Examining The Relationship Between Sleep And Mental Health Symptoms Across Multiple Deployments In U.S. Military Service Members



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Background: Military service members are frequently subjected to occupational and environmental stressors, including non-conducive sleeping environments, shift schedules, and extended deployments overseas. Service members who undergo deployments in particular are at increased risk for mental health symptoms and sleep disturbance. Bidirectional relationships between sleep and mental health are routinely observed, in which poor sleep can increase risk for mental health symptoms, and psychiatric disorders increase risk of developing sleep disturbance; thus, the military population are at elevated risk for both types of problems, given the commonality of repeated and extended deployments. The purpose of the present study was to examine temporal relationships between sleep and mental health symptoms (PTSD, depression, and anxiety) in military service members across the deployment cycle. Methods: Data from 74 U.S. Army soldiers or activated reserve/U.S. National Guard members case-matched across three time points were used for this study. All participants completed at least one 12-month deployment, with the majority undergoing multiple deployments. Symptoms of PTSD, anxiety, depression, and insomnia were assessed at all three time points. Results: Cross-lagged hierarchical regression models revealed that, the presence of mental health symptoms (specifically PTSD) predicted subsequent insomnia symptoms, whereas initial symptoms of insomnia did not predict any subsequent mental health outcomes. However, the persistence of insomnia symptoms across the time points served to be the stronger predictor of subsequent mental health symptoms (specifically PTSD and anxiety) versus the inverse relationship (i.e., persistent mental health symptoms predicting subsequent insomnia symptoms). Conclusions: The present findings suggest differential associations between sleep and mental health, depending on the chronicity of symptoms. Specifically, chronic as opposed to transient symptoms of insomnia pose a more significant risk factor for the development of PTSD and anxiety. Given the high stress associated with undergoing military deployments, service members may be more susceptible to sleep-onset difficulties due to heightened vigilance, which may in turn lead to increased risk for hyperarousal-related psychopathology. These results highlight a potential target in preventing the onset of these conditions.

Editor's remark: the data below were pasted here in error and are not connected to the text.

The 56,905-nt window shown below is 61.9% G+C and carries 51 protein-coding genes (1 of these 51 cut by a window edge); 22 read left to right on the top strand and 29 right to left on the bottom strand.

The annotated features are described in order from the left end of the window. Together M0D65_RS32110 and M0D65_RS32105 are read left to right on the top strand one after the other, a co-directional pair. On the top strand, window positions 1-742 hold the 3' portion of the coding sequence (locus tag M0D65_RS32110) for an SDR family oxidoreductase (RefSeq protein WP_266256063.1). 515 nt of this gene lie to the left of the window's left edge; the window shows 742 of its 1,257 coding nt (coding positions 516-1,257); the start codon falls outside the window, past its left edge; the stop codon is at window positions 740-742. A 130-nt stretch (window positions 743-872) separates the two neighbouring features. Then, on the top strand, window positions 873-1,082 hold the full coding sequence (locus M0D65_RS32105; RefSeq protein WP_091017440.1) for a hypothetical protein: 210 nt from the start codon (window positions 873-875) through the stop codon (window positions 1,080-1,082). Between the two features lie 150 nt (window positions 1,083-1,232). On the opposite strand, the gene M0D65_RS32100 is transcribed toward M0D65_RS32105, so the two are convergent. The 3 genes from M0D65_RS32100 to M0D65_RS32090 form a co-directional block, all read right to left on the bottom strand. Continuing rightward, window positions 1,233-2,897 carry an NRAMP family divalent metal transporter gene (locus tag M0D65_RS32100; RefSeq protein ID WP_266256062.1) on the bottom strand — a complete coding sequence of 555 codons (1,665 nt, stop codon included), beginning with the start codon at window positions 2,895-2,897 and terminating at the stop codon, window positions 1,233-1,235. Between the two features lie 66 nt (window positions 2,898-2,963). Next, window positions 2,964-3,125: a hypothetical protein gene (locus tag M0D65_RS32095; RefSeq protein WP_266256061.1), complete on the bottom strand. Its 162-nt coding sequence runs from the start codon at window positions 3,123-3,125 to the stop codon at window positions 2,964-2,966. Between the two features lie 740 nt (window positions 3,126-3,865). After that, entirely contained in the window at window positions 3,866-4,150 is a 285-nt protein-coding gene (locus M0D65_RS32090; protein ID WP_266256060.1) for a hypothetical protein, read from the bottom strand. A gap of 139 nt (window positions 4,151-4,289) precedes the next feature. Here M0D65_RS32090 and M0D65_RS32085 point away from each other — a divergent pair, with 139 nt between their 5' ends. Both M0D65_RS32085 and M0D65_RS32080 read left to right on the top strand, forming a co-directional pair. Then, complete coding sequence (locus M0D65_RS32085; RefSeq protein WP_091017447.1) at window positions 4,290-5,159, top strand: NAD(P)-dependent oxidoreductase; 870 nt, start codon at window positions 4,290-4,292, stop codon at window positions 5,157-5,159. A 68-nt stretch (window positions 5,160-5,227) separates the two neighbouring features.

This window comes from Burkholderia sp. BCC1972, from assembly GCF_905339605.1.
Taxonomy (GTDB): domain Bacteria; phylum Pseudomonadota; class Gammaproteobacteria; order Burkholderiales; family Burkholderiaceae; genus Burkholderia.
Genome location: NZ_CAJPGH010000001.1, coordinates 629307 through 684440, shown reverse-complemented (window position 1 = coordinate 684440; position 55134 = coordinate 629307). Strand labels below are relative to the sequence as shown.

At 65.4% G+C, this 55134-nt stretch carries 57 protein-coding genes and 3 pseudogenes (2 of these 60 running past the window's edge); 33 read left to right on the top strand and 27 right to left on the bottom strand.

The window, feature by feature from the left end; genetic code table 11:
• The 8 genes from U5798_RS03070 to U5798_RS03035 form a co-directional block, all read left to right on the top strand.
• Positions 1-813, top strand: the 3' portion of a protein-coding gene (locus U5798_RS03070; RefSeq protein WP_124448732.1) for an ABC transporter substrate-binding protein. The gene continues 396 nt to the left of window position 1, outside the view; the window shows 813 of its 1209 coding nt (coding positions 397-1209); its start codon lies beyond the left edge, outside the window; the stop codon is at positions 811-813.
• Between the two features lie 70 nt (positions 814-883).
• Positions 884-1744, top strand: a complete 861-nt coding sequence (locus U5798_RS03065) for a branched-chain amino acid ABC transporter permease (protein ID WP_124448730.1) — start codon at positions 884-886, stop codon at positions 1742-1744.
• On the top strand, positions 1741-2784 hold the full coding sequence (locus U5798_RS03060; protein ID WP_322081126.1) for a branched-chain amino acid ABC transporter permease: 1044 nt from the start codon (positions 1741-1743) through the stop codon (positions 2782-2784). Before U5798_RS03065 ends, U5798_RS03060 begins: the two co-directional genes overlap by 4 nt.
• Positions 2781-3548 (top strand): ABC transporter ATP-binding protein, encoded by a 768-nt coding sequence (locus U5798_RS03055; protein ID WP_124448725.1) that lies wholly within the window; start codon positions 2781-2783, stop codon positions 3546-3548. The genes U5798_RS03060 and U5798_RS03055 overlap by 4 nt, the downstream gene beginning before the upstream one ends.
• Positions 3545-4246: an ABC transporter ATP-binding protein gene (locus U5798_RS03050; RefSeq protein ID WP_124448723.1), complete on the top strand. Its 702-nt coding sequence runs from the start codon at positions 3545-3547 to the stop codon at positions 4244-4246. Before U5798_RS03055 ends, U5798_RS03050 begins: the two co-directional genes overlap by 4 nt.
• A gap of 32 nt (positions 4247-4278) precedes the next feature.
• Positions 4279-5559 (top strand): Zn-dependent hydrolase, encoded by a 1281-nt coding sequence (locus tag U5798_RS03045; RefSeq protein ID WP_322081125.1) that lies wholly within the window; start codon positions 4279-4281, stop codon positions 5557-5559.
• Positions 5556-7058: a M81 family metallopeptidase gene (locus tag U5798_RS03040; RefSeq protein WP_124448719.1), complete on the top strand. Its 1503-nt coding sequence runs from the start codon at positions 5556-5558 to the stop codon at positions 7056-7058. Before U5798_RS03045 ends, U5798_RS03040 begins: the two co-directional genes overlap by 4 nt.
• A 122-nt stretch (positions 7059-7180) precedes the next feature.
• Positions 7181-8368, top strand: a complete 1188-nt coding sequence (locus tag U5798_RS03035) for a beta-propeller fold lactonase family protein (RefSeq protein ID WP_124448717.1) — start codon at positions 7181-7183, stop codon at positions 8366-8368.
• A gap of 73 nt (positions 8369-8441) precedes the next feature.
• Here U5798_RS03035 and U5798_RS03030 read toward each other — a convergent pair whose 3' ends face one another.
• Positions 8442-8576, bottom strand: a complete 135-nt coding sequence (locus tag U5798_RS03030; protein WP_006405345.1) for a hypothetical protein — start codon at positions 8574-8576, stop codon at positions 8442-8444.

Sleep, Military, Post-traumatic stress disorder (PTSD), Anxiety, Depression, Deployment